The Importance of Trust

Publication date
Dr. LaKimbre Brown, Instructional Superintendent, Teach For America '99
Two brown skinned hands, shaking hands

A trust culture

The purpose of schools is to develop a place where all students learn at high levels. In order to achieve this, we must establish meaningful relationships. As a former principal, one of my main responsibilities was to help facilitate these relationships. And an essential component of meaningful relationships is trust. Trust is safety. Trust is comfort.  Trust is feeling that someone has your back. Trust is an environment where individuals can be their best selves.

Building trust is a process. And it's not just about trust between teachers and students, but between teachers and other teachers, and support staff too. The end goal is the moment we can collectively have honest dialogue about our students, our practices and our impact. The perpetual question to be answered is this: is learning happening here or not? Teachers need to be able to talk to their colleagues, discuss how to improve, learn from what is working and observe other classes.

At our school, relying on trust allowed us to better deal with school accountability. As a principal, my teachers were steeped in data analysis. We would do it regularly and publicly. We used the information to change our practices, to see what was working and what wasn't. It gave us a gauge, so teachers could look at the information and compare class-to-class, and school-to-school. We then had a real way to ground the conversation in multiple pieces of authentic evidence.


The principal as a trust-builder

As principal, I wanted teachers to experience what a culture of trust looked like in my school. One of the first things I wanted new staff members to do is see the other classrooms.  I paired new teachers with mentors. I observed them. Mentors teachers observed them.  We videotaped and watched the tapes together and debriefed what was happening.

I wanted to instill the mindset that we're not perfect but we're all going to get better and we're all going to help each other to get better. Without trust this is very difficult to achieve. I kept saying to myself, "man, what a great place we are at now that teachers can videotape each other and watch clips at a staff meeting!" I felt we came a long way.

And when things weren't going the way I expected them, it was my responsibility to have the courage to say: I need more from you and our students need more from you. Of course, all these conversations wouldn't have happened unless they were structured and practiced in a supportive environment. 

My role as principal was to support teachers, and if they needed something to be better, it was my job to figure out how to get that for them. Sometimes they just needed time, resources and new ideas. It's was my responsibility to make all those things easily accessible.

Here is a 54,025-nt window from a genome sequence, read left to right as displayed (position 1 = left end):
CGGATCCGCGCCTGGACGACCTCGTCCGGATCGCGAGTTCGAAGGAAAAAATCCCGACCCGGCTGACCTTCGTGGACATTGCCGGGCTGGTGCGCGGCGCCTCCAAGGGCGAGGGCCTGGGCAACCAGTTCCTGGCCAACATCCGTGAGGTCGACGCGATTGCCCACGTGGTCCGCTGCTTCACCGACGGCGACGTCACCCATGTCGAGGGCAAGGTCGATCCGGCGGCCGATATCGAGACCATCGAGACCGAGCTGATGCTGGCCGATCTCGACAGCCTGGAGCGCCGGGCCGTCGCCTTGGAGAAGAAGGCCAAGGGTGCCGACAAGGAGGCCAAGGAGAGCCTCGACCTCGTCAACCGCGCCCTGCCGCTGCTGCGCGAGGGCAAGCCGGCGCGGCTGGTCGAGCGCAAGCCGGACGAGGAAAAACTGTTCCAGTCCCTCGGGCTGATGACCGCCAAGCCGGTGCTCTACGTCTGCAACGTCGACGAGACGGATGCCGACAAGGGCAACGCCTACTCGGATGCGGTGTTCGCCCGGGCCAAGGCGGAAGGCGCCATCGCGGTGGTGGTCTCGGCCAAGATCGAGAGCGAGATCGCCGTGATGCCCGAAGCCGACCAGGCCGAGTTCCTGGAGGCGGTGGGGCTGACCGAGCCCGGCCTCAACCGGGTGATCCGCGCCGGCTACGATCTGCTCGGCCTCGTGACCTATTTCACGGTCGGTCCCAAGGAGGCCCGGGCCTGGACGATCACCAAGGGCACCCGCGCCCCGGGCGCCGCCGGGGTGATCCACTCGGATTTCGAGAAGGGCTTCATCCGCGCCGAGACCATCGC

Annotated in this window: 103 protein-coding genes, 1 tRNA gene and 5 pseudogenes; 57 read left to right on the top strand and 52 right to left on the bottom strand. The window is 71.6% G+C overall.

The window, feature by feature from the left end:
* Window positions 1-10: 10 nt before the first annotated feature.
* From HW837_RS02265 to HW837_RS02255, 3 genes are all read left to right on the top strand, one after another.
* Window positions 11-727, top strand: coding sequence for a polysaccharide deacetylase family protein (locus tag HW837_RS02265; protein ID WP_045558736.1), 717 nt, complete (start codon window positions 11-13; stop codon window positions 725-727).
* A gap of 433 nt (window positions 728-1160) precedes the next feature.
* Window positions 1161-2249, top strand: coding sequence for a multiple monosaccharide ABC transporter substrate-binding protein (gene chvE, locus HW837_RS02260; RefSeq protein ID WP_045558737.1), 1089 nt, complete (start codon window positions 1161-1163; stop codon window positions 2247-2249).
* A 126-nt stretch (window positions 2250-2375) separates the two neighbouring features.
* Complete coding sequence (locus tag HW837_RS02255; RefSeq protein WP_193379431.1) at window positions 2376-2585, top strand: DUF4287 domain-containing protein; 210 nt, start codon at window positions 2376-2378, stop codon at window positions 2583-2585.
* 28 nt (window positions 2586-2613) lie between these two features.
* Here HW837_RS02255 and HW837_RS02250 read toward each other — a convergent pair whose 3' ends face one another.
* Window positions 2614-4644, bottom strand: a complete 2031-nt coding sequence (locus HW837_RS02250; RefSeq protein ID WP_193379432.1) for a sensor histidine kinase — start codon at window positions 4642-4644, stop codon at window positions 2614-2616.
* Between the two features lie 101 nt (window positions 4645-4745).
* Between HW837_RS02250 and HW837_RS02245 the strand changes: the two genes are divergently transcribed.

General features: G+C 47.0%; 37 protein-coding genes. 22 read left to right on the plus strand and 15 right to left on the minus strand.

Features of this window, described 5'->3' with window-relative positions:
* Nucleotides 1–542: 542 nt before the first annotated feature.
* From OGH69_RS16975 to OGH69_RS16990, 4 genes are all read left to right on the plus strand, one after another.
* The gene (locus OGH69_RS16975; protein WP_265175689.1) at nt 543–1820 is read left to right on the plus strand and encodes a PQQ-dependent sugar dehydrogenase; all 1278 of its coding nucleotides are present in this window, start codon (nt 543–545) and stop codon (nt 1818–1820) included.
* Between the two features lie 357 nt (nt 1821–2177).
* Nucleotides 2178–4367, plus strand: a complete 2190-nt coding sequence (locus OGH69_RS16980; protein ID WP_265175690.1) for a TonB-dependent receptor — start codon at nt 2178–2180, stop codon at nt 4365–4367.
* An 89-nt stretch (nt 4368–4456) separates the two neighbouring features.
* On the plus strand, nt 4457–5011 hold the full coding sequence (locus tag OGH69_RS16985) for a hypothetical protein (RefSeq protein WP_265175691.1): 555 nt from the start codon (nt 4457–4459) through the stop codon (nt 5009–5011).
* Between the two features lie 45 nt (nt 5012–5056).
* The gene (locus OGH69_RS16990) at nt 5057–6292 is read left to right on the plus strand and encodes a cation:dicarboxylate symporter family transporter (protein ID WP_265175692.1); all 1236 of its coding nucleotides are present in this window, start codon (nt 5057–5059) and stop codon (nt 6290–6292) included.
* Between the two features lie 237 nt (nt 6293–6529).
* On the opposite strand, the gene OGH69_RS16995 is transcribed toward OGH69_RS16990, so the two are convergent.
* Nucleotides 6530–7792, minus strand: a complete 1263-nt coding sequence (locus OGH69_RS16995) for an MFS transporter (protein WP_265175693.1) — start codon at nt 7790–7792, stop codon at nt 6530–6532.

How to build trust

  1. Plan it like you plan a lesson- You don't have to be special to build trust. The most important thing is to invest time in nurturing the relationships. If you don't plan for it, it may be overlooked and not happen.  I planned for building trust the same way I would plan a staff meeting on routine data analysis. We would make sure to structure time for appreciation of our students and staff.  Start with small things. For example, we would spend time at staff meetings writing "Proud Postcards” to students. Each teacher chose three students and we would write to these students and their  parents to tell them why we were proud of them. It was always a nice surprise when they received them in the mail and read the thoughtful comments.  Similarly, we also spent time at meetings to recognize each other, share something we had learned or to appreciate a kind gesture.
  2. Focus on students as individuals- Nurture relationships by focusing on student growth. In our case, I would meet my teachers every Tuesday at staff meetings, but on-going we had grade level check-ins, where we would sit down and put a picture of every kid in the center of the table. We talked about their strengths, how they were doing, and about our goals for them. And I loved Tuesdays, because I really got to find out about how we were progressing. I just felt like I always left that day much closer to my students and teachers.
  3. Establish a peer support group-  You need a support group to celebrate with, reflect with, vent with, rejuvenate with and improve with. For me it was the Elementary Principal team of my former district. We met weekly, but I would text, call and email them daily. I relied on them to bounce ideas off, to share practices or just to talk about doubts I may have had about my own actions. The other principals had been through the same things as me, so, with them, I felt that I could be the most real.


LaKimbre's key lessons

  • Trust is the most essential element in building relationships and improving learning
  • Once trust is embedded in the school culture, you can have more powerful conversations to help everyone grow and improve
  • It's not hard to build trust. To do so, start by investing time and giving structure to trust-building spaces such as recognizing and supporting others


Reflect & Share

How do you build trust among your colleagues? Have you ever had to repair trust that had been broken? How did you do it?